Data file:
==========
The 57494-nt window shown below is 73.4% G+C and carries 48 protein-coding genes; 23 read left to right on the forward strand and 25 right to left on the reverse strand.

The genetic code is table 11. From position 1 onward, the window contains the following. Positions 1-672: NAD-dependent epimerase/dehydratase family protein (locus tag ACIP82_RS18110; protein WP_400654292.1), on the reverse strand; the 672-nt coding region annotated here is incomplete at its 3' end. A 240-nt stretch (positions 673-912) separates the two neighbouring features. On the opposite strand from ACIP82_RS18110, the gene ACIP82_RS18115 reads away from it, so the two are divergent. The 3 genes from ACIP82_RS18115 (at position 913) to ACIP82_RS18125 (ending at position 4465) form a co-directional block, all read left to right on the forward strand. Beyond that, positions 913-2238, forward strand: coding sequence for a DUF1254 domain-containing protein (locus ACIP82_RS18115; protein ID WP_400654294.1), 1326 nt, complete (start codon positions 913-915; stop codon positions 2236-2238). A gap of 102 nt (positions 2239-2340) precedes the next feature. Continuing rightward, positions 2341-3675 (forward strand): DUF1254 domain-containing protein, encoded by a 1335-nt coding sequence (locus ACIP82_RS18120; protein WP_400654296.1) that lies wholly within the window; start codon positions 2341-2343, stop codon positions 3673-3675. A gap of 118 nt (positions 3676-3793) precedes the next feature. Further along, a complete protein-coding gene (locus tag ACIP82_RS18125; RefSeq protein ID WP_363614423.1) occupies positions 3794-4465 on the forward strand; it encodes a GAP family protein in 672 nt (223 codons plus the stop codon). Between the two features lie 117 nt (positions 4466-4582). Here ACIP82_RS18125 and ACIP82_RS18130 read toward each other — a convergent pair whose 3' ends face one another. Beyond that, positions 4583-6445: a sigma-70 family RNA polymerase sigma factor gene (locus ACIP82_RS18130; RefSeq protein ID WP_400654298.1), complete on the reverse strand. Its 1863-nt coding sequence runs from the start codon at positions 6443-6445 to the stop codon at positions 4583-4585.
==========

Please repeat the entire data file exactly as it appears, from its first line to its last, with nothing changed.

The 57494-nt window shown below is 73.4% G+C and carries 48 protein-coding genes; 23 read left to right on the forward strand and 25 right to left on the reverse strand.

The genetic code is table 11. From position 1 onward, the window contains the following. Positions 1-672: NAD-dependent epimerase/dehydratase family protein (locus tag ACIP82_RS18110; protein WP_400654292.1), on the reverse strand; the 672-nt coding region annotated here is incomplete at its 3' end. A 240-nt stretch (positions 673-912) separates the two neighbouring features. On the opposite strand from ACIP82_RS18110, the gene ACIP82_RS18115 reads away from it, so the two are divergent. The 3 genes from ACIP82_RS18115 (at position 913) to ACIP82_RS18125 (ending at position 4465) form a co-directional block, all read left to right on the forward strand. Beyond that, positions 913-2238, forward strand: coding sequence for a DUF1254 domain-containing protein (locus ACIP82_RS18115; protein ID WP_400654294.1), 1326 nt, complete (start codon positions 913-915; stop codon positions 2236-2238). A gap of 102 nt (positions 2239-2340) precedes the next feature. Continuing rightward, positions 2341-3675 (forward strand): DUF1254 domain-containing protein, encoded by a 1335-nt coding sequence (locus ACIP82_RS18120; protein WP_400654296.1) that lies wholly within the window; start codon positions 2341-2343, stop codon positions 3673-3675. A gap of 118 nt (positions 3676-3793) precedes the next feature. Further along, a complete protein-coding gene (locus tag ACIP82_RS18125; RefSeq protein ID WP_363614423.1) occupies positions 3794-4465 on the forward strand; it encodes a GAP family protein in 672 nt (223 codons plus the stop codon). Between the two features lie 117 nt (positions 4466-4582). Here ACIP82_RS18125 and ACIP82_RS18130 read toward each other — a convergent pair whose 3' ends face one another. Beyond that, positions 4583-6445: a sigma-70 family RNA polymerase sigma factor gene (locus ACIP82_RS18130; RefSeq protein ID WP_400654298.1), complete on the reverse strand. Its 1863-nt coding sequence runs from the start codon at positions 6443-6445 to the stop codon at positions 4583-4585.